If Rep. Patrick Kennedy (D-R.I.) pursues the Senate race in the Ocean State next year and wins, he would join the fraternity of sons who followed their fathers into the nation’s most exclusive club.
But he would be only the second to simultaneously serve with his father — assuming Sen. Edward Kennedy (D-Mass.) is re-elected next year.
Before pundits begin talking about what a huge shadow Sen. Kennedy would cast over his son, who is not even 40, the younger Kennedy first has to enter the race, win the primary and unseat Sen. Lincoln Chafee (R) — none of which is a given.
Kennedy initially passed on the race and threw his support behind Rep. James Langevin (D), but when he caught wind that the junior Congressman was likely to stay put instead of running for Senate, Kennedy said he would reconsider.
Despite holding a substantial early lead over Chafee, Langevin announced Wednesday that he would not run, turning all eyes toward Kennedy.
Kennedy so far has been coy about his intentions and his timetable.
When asked how long the six-term Member would take to reach a decision, his chief of staff, Sean Richardson, answered: “As long as he needs, and no longer than he has to.”
Jim Hagan, president of the Greater Providence Chamber of Commerce said it would behoove Kennedy and former state Attorney General Sheldon Whitehouse, another Democrat mulling the race, to make up their minds sooner rather than later.
“If the person doesn’t get out there in the next two or three months … he has to have time to raise the necessary resources,” Hagan said.
Whitehouse said he understands that the clock is ticking.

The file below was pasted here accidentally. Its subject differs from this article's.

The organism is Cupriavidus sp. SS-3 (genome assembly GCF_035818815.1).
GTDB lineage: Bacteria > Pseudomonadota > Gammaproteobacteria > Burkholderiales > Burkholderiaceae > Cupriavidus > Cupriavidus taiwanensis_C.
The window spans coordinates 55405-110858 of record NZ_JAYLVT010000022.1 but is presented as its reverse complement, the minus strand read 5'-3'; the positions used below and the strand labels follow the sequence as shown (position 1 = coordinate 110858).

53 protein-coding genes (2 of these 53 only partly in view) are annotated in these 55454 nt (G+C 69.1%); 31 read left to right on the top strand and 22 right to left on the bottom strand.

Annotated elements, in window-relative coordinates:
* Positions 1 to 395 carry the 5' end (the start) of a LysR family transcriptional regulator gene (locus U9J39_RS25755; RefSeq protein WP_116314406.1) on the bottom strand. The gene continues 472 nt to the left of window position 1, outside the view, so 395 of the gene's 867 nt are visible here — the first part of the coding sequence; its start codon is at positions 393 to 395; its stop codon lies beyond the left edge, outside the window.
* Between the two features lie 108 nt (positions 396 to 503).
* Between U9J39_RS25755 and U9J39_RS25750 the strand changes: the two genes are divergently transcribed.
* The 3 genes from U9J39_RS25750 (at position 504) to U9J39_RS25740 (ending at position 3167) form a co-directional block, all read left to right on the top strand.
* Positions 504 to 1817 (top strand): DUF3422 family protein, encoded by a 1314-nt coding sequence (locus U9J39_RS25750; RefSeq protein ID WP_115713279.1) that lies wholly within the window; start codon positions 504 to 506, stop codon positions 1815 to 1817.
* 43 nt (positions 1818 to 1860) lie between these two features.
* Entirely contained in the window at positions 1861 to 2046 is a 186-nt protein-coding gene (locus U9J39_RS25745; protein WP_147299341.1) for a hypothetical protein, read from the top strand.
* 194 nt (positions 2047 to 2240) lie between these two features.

“I have not given myself a precise timeline,” he said Friday. “I understand that time is marching on and that I need to move expeditiously and I will.”
Initially, some observers believed Kennedy was trying to nudge Langevin out of the race. Though Kennedy acknowledged before Langevin publicly sidelined himself that he would revisit his decision based on Langevin’s, Michael Guilfoyle, Langevin’s spokesman, said Kennedy did not make those statements until being told that his colleague would not run.
“Congressman Langevin made his decision about a week and half ago and Rep. Kennedy continued to be a strong supporter of his candidacy,” Guilfoyle said last week. “They’re very good friends and have a tremendous working relationship.”
While announcing his decision, Langevin gave short-shrift to the candidacy of Rhode Island Secretary of State Matt Brown, the only declared Democrat in the Senate race.
“Since day one, Matt Brown has never been a factor in his decision,” Guilfoyle said. “Matt Brown feared a Langevin candidacy.”
Though only two years into his first term of elective office, Brown has aggressively been campaigning and fundraising for his Senate bid.
Before Langevin laid out his plans, he came under fire from Brown’s supporters for his stance on abortion.
Brown supports abortion rights while Langevin opposes them.
Chafee also supports abortion rights.
Activists picketed Langevin’s Providence fundraiser earlier this month and penned letters to the Democratic Senatorial Campaign Committee complaining about its efforts to entice abortion-rights foes into high-profile Senate races in Rhode Island and Pennsylvania.
Langevin denies that was a factor in his decision.
“The abortion issue has never worked in Rhode Island; it has never decided an election,” he said Friday. “In fact, those candidates who have chosen to exploit it have lost.”
Brian Nick, a spokesman for the National Republican Senatorial Committee, said Langevin’s decision is a sign of Chafee’s strength.
“He made the right decision not to roll the political dice and gamble his future by taking on a such a formidable opponent,” Nick said.
But Langevin said he simply prefers working in the House for now.
“I am rising through the ranks of the leadership team, I’m Senior Deputy Whip — I feel that I can do more for Rhode Island right now where I am,” he said.
Langevin also said he is encouraging Kennedy and Whitehouse to challenge Chafee. “I think either one will make a very strong candidate and will win.”
Hagan is less confident.
“I think Chafee is vulnerable but by no means would I count him out,” Hagan said. “He’s a force to be reckoned with.”